Organizing your PhD
Starting with your dissertation entails many challenges besides working on your project: structuring your time efficiently, learning how to write scientifically, how to present, networking … to name only a few. Well, others have been there before, and luckily some share their experiences. This page list some of those valuable sources.
1. Stay tuned
1. subscribe to the following mailing lists:
- PhD researchers at MPI-BGC,
- IMPRS members, and
- your working group and department (overview of all mailing lists at the MPI-BGC)
2. register for Discourse
3. discuss and agree ways of communication with your advisor and peer (email, discourse, what’s app, ...)
Find detailed information here.
This sheet is meant to clarify expectations of supervisors and PhD researcher at the beginning of a PhD project. It is also meant as a conversation starter. Not every point is relevant at the start of your PhD, but certainly worth thinking/discussing about at some point during your PhD. Read further instructions at the sheet.
Don't hesitate to ask your colleagues, IMPRS coordinator and PAC about advice.
If your first supervisor is based at the FSU Jena, you can continue with the enrolment procedure right away, even before setting up a PhD advisory committee. The Graduate Academy provides detailed information on the enrollment. Please see the instructions here.
In case your first supervisor is based at the MPI for Biogeochemistry, you will discuss with him/her to set up a PhD advisory committee and to find a suitable university supervisor.
4) hints from your peers
- Organize your first PAC meeting within the first 5 months.
- If you are uncertain about your first PAC meeting and how a PAC report should look, feel free to contact fellow PhDs who already had a PAC meeting - many are happy to share their experience.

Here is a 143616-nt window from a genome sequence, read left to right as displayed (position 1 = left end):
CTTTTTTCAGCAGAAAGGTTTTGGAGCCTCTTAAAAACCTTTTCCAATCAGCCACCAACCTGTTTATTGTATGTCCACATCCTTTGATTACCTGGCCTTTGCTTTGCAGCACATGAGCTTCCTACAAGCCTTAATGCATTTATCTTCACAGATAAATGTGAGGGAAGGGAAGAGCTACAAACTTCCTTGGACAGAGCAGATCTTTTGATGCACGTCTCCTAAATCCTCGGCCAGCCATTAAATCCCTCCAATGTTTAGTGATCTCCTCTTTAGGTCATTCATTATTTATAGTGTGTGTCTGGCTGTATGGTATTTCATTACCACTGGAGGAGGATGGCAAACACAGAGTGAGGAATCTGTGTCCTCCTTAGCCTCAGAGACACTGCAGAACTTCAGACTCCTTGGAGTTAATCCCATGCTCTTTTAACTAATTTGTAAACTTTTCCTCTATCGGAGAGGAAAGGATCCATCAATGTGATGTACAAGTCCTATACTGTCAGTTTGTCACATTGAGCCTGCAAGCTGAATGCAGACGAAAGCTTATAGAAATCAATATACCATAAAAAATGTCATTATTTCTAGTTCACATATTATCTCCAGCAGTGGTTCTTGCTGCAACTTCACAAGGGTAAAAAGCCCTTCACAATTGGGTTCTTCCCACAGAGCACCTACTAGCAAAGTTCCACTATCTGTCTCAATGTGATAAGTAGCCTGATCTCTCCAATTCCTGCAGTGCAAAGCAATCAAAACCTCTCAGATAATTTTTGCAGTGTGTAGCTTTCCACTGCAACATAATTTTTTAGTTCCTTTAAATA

- Check the university requirements for submitting your PhD thesis once you have enrolled (or if you have different options, even before enrollment - e.g. how many manuscripts submitted/published do you need? This varies between universities and even faculties).
- If you have more than one supervisor, discuss a way to make decisions in cases where people have different interests - is there one main supervisor who has the last word? Regular meetings with everyone? How do you decide the way ahead or find compromises?
- Organize further PAC meetings to get regular and fruitful feedback on your project.
- Check how many credit points you still need to collect and look for interesting courses, summer schools etc., both inside and outside the IMPRS curriculum. The IMPRS is collecting a list of additional opportunities here. Many courses, conferences and especially summer schools have application deadlines long before they take place - so this year might be the last good chance to apply.
- If you haven’t done so yet, start thinking about your research stay abroad and discuss this at your PAC meeting - which lab, which scientist(s), and where? Your PAC members can also help identify good options and use their network to get you in touch with potential collaborators.
- Before renewing your visa / residence permit, check in with John / the IMPRS office for advice.
- Latest now, think about whether your thesis should be written as monograph or cumulative thesis and check which rules apply at your university for either format.
- Check the time frame for submission at your university. There are deadlines for faculty meetings, and forms and processing can take weeks or months.
- Check deadlines, possible submission fees, printing requirements etc. at your university.
- Talk to your supervisor about a possible extension, if needed, more than 3 months before your contract is set to finish.
- Take a look this discourse thread to get even more detailed information.
5) additional advice
- Best Practices for Preparing Environmental Data Sets to Share and Archive, Les A. Hook, Suresh K. Santhana Vannan, Tammy W. Beaty, Robert B. Cook, and Bruce E. Wilson, September 2010
- Retain your sense of humor: How to write consistently boring scientific literature, Kaj Sand-Jensen, Oikos Volume 116, Issue 5, pages 723–727, May 2007, doi: 10.1111/j.0030-1299.2007.15674.x
- Any jackass can trash a manuscript, but it takes good scholarship to create one. Mol. Biol. Cell March 1, 2011 vol. 22 no. 5 525-527, doi: 10.1091/mbc.E11-01-0002